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Old 01-20-2003, 07:52 AM   #1
Hanna Larsson Hanna Larsson is offline
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Signing the portrait




I have during my months on this forum often read questions abuot the signing of the portraits. These questions are most of the time asked by the pros to us wannabe-portrait-artists. This has made me start wondering more about signing and signatures, if not to say worrying about it.
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Old 01-20-2003, 08:02 AM   #2
Hanna Larsson Hanna Larsson is offline
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I also thought that it would be easier to do with a brush. And that it maybe could be good not to give away if I am male or female. When asking friends and family I got ~50/50 on keep/change. My generation said change and my parents generation said keep. Since portrait painting is looked at as pretty low status and silly it might be better not to sign as a happy amateur.

Am I making sense?
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Old 01-20-2003, 09:21 AM   #3
Margaret Port Margaret Port is offline
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Hi Hanna,

I am more likely to belong to your parent's generation. Happy amateur and female, hmmm, you qualify for two of those.

I'd go with the initials rather than your first name. The initials are more professional and will identify you without telling the world who you are (if that makes sense).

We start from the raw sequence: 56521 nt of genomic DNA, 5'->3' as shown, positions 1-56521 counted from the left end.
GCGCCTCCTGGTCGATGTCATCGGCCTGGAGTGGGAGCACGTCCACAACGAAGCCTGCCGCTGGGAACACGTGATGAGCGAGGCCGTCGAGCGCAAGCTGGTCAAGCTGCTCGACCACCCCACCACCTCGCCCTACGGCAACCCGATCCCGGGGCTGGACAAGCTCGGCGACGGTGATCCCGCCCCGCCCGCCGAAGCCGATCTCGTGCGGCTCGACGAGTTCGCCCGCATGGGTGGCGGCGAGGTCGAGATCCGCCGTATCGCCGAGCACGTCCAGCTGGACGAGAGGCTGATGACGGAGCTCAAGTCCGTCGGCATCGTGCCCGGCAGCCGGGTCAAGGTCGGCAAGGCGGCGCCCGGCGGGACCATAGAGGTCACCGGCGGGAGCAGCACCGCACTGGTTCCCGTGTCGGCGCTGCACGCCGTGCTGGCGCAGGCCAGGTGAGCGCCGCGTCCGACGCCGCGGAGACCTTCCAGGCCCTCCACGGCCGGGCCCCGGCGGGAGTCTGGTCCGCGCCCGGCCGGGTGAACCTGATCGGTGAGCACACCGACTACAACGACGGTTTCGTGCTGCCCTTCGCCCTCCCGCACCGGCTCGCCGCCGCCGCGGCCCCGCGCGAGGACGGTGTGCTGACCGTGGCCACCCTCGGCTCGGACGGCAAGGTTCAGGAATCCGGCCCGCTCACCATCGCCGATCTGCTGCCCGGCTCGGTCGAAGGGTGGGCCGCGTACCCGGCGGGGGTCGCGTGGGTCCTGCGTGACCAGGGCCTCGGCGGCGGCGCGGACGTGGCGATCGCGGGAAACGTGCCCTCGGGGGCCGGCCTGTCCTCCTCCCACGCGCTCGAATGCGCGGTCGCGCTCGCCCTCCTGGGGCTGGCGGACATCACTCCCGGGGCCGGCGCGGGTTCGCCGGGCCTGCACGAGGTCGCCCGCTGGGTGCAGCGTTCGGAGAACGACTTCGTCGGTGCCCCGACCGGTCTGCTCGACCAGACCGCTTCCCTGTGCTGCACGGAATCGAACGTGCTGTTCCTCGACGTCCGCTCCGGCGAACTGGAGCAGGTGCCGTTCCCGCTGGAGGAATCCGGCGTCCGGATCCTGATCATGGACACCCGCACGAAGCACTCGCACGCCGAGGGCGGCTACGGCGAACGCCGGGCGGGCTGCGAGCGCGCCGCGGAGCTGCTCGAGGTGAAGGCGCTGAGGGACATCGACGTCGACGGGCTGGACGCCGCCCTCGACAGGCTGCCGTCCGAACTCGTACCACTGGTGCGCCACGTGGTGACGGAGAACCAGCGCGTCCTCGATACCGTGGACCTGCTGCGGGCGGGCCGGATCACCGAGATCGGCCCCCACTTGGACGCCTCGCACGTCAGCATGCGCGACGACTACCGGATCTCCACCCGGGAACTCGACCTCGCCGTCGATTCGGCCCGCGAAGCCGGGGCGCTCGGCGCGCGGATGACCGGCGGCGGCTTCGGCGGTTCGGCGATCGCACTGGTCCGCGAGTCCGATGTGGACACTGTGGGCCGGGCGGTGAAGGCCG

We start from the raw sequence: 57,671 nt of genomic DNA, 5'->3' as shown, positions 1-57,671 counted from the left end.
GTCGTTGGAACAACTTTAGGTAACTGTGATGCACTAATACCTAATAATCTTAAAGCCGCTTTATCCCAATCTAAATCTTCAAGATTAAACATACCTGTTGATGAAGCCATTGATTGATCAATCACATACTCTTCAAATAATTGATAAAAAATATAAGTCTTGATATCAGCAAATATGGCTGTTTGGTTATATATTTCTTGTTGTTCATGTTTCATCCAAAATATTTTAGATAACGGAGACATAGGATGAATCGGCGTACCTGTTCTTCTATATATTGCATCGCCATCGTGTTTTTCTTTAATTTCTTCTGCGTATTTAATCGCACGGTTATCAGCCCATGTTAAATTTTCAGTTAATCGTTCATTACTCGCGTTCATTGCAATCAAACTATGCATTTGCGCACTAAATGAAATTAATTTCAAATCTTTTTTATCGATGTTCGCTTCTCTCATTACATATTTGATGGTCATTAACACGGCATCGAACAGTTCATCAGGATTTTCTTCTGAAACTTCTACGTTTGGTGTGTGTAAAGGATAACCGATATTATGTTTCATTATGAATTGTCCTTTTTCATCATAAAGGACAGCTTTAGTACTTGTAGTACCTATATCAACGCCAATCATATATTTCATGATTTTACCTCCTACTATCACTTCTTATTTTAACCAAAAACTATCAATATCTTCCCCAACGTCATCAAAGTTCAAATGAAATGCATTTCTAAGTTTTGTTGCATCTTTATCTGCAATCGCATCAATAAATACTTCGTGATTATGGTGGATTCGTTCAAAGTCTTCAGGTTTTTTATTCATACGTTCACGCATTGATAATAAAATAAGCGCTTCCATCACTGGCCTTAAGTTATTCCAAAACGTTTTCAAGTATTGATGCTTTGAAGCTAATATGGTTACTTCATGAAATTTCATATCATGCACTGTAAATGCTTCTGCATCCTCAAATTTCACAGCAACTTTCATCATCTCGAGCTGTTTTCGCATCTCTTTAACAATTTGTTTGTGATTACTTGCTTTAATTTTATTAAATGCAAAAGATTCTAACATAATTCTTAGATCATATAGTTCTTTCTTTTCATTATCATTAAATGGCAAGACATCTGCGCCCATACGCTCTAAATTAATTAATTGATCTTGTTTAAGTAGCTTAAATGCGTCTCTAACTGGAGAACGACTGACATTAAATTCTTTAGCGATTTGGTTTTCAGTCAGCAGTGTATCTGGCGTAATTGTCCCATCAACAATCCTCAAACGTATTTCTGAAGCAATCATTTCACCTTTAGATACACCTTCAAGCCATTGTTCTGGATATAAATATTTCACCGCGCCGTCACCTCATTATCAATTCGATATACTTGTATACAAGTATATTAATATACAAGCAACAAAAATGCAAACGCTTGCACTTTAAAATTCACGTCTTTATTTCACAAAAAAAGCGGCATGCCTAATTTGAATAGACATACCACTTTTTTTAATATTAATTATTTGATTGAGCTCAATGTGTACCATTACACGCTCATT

I used to sign with my first and last names until I realised that I was more comfortable just using initial and maiden name and married name hypenated. I had to use both surnames as there are at last count 15 females with my married name, in Cairns. Port is very rare however.

I have a pastel portrait in my collection done by a man and he signs his full name and the date as well as the subject's name and it all takes up a substantial part of one side of the background. He used similar tones as the background and unless you get close up you don't even notice it and it becomes part of the overall design.

So maybe we females need to be more out there and confident of our abilities.
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Old 01-20-2003, 11:37 AM   #4
Mike McCarty Mike McCarty is offline
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Personally I sign my full first and last name, and two digit year. I try and do it unobtrusively in position and tone. If I think enough of the work to sign it I don't see any reason to have people guess as to who I am.
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Old 01-20-2003, 11:53 AM   #5
Timothy C. Tyler Timothy C. Tyler is offline
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Year?

I too would use the whole name. You can date and add all kinds of info on the back. I do and suggest you do, too. Not only will people over 100 years from now appreciate it, but 10 years from now you may be glad you did.